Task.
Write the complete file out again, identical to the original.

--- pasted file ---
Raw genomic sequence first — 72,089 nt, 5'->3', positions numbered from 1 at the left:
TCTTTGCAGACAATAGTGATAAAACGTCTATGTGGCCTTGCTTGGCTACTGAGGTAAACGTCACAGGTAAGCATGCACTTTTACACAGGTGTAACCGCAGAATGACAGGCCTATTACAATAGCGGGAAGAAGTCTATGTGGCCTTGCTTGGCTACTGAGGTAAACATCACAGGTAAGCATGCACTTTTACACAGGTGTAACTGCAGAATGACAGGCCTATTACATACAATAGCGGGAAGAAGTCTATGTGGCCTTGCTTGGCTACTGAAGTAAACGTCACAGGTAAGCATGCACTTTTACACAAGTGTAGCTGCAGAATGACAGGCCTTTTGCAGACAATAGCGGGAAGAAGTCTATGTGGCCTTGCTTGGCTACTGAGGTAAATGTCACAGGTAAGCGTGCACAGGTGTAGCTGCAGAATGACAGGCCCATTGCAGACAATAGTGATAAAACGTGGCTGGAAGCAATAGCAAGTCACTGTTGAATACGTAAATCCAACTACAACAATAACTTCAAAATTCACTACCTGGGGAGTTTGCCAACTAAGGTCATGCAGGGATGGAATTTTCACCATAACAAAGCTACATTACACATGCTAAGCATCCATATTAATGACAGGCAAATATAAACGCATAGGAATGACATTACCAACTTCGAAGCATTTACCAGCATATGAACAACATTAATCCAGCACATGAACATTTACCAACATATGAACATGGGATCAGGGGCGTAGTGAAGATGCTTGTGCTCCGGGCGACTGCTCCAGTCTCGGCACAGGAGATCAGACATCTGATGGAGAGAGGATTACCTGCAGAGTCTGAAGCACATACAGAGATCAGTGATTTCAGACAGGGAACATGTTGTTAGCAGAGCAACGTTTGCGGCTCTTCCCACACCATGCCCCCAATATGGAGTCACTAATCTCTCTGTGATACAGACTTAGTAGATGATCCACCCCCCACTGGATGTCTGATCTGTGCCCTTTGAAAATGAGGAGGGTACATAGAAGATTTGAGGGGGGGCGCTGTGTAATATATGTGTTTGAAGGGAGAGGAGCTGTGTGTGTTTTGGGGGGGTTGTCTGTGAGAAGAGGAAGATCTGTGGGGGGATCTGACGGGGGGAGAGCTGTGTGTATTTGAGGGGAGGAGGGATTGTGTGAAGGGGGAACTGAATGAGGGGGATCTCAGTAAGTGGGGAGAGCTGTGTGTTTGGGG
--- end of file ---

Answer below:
Raw genomic sequence first — 72,089 nt, 5'->3', positions numbered from 1 at the left:
TCTTTGCAGACAATAGTGATAAAACGTCTATGTGGCCTTGCTTGGCTACTGAGGTAAACGTCACAGGTAAGCATGCACTTTTACACAGGTGTAACCGCAGAATGACAGGCCTATTACAATAGCGGGAAGAAGTCTATGTGGCCTTGCTTGGCTACTGAGGTAAACATCACAGGTAAGCATGCACTTTTACACAGGTGTAACTGCAGAATGACAGGCCTATTACATACAATAGCGGGAAGAAGTCTATGTGGCCTTGCTTGGCTACTGAAGTAAACGTCACAGGTAAGCATGCACTTTTACACAAGTGTAGCTGCAGAATGACAGGCCTTTTGCAGACAATAGCGGGAAGAAGTCTATGTGGCCTTGCTTGGCTACTGAGGTAAATGTCACAGGTAAGCGTGCACAGGTGTAGCTGCAGAATGACAGGCCCATTGCAGACAATAGTGATAAAACGTGGCTGGAAGCAATAGCAAGTCACTGTTGAATACGTAAATCCAACTACAACAATAACTTCAAAATTCACTACCTGGGGAGTTTGCCAACTAAGGTCATGCAGGGATGGAATTTTCACCATAACAAAGCTACATTACACATGCTAAGCATCCATATTAATGACAGGCAAATATAAACGCATAGGAATGACATTACCAACTTCGAAGCATTTACCAGCATATGAACAACATTAATCCAGCACATGAACATTTACCAACATATGAACATGGGATCAGGGGCGTAGTGAAGATGCTTGTGCTCCGGGCGACTGCTCCAGTCTCGGCACAGGAGATCAGACATCTGATGGAGAGAGGATTACCTGCAGAGTCTGAAGCACATACAGAGATCAGTGATTTCAGACAGGGAACATGTTGTTAGCAGAGCAACGTTTGCGGCTCTTCCCACACCATGCCCCCAATATGGAGTCACTAATCTCTCTGTGATACAGACTTAGTAGATGATCCACCCCCCACTGGATGTCTGATCTGTGCCCTTTGAAAATGAGGAGGGTACATAGAAGATTTGAGGGGGGGCGCTGTGTAATATATGTGTTTGAAGGGAGAGGAGCTGTGTGTGTTTTGGGGGGGTTGTCTGTGAGAAGAGGAAGATCTGTGGGGGGATCTGACGGGGGGAGAGCTGTGTGTATTTGAGGGGAGGAGGGATTGTGTGAAGGGGGAACTGAATGAGGGGGATCTCAGTAAGTGGGGAGAGCTGTGTGTTTGGGG